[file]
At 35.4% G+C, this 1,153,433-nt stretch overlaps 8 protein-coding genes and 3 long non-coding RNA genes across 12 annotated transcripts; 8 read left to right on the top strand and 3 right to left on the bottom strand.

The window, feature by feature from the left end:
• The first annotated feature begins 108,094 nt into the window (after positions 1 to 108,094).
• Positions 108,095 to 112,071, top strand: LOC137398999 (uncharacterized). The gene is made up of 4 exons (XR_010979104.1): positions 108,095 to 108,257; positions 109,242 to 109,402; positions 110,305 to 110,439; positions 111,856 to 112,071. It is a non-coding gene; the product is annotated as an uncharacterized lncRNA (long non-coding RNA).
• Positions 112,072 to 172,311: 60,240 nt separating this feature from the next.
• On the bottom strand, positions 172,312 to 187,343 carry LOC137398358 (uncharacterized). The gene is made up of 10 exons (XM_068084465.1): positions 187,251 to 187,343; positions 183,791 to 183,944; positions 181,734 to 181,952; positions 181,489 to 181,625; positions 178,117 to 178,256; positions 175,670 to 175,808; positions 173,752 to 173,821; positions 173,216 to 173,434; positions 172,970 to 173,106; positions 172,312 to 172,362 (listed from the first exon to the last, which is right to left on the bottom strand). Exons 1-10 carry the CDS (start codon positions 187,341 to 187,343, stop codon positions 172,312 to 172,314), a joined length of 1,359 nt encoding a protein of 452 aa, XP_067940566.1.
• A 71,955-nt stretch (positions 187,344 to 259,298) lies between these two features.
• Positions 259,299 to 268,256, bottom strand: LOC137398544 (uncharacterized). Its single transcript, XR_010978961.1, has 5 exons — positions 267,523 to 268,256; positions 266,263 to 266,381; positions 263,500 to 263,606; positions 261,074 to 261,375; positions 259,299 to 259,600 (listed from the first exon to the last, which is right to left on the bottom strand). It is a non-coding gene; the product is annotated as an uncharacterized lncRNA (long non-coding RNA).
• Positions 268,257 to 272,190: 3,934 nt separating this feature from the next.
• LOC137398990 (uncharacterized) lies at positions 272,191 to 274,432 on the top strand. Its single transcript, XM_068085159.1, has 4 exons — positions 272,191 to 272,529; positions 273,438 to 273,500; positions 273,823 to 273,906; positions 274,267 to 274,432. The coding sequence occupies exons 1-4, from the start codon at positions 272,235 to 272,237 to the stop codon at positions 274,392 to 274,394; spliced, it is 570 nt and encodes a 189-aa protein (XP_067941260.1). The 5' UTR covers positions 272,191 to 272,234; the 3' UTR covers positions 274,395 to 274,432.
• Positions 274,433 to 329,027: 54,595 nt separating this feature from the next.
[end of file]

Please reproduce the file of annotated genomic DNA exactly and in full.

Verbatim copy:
At 35.4% G+C, this 1,153,433-nt stretch overlaps 8 protein-coding genes and 3 long non-coding RNA genes across 12 annotated transcripts; 8 read left to right on the top strand and 3 right to left on the bottom strand.

The window, feature by feature from the left end:
• The first annotated feature begins 108,094 nt into the window (after positions 1 to 108,094).
• Positions 108,095 to 112,071, top strand: LOC137398999 (uncharacterized). The gene is made up of 4 exons (XR_010979104.1): positions 108,095 to 108,257; positions 109,242 to 109,402; positions 110,305 to 110,439; positions 111,856 to 112,071. It is a non-coding gene; the product is annotated as an uncharacterized lncRNA (long non-coding RNA).
• Positions 112,072 to 172,311: 60,240 nt separating this feature from the next.
• On the bottom strand, positions 172,312 to 187,343 carry LOC137398358 (uncharacterized). The gene is made up of 10 exons (XM_068084465.1): positions 187,251 to 187,343; positions 183,791 to 183,944; positions 181,734 to 181,952; positions 181,489 to 181,625; positions 178,117 to 178,256; positions 175,670 to 175,808; positions 173,752 to 173,821; positions 173,216 to 173,434; positions 172,970 to 173,106; positions 172,312 to 172,362 (listed from the first exon to the last, which is right to left on the bottom strand). Exons 1-10 carry the CDS (start codon positions 187,341 to 187,343, stop codon positions 172,312 to 172,314), a joined length of 1,359 nt encoding a protein of 452 aa, XP_067940566.1.
• A 71,955-nt stretch (positions 187,344 to 259,298) lies between these two features.
• Positions 259,299 to 268,256, bottom strand: LOC137398544 (uncharacterized). Its single transcript, XR_010978961.1, has 5 exons — positions 267,523 to 268,256; positions 266,263 to 266,381; positions 263,500 to 263,606; positions 261,074 to 261,375; positions 259,299 to 259,600 (listed from the first exon to the last, which is right to left on the bottom strand). It is a non-coding gene; the product is annotated as an uncharacterized lncRNA (long non-coding RNA).
• Positions 268,257 to 272,190: 3,934 nt separating this feature from the next.
• LOC137398990 (uncharacterized) lies at positions 272,191 to 274,432 on the top strand. Its single transcript, XM_068085159.1, has 4 exons — positions 272,191 to 272,529; positions 273,438 to 273,500; positions 273,823 to 273,906; positions 274,267 to 274,432. The coding sequence occupies exons 1-4, from the start codon at positions 272,235 to 272,237 to the stop codon at positions 274,392 to 274,394; spliced, it is 570 nt and encodes a 189-aa protein (XP_067941260.1). The 5' UTR covers positions 272,191 to 272,234; the 3' UTR covers positions 274,395 to 274,432.
• Positions 274,433 to 329,027: 54,595 nt separating this feature from the next.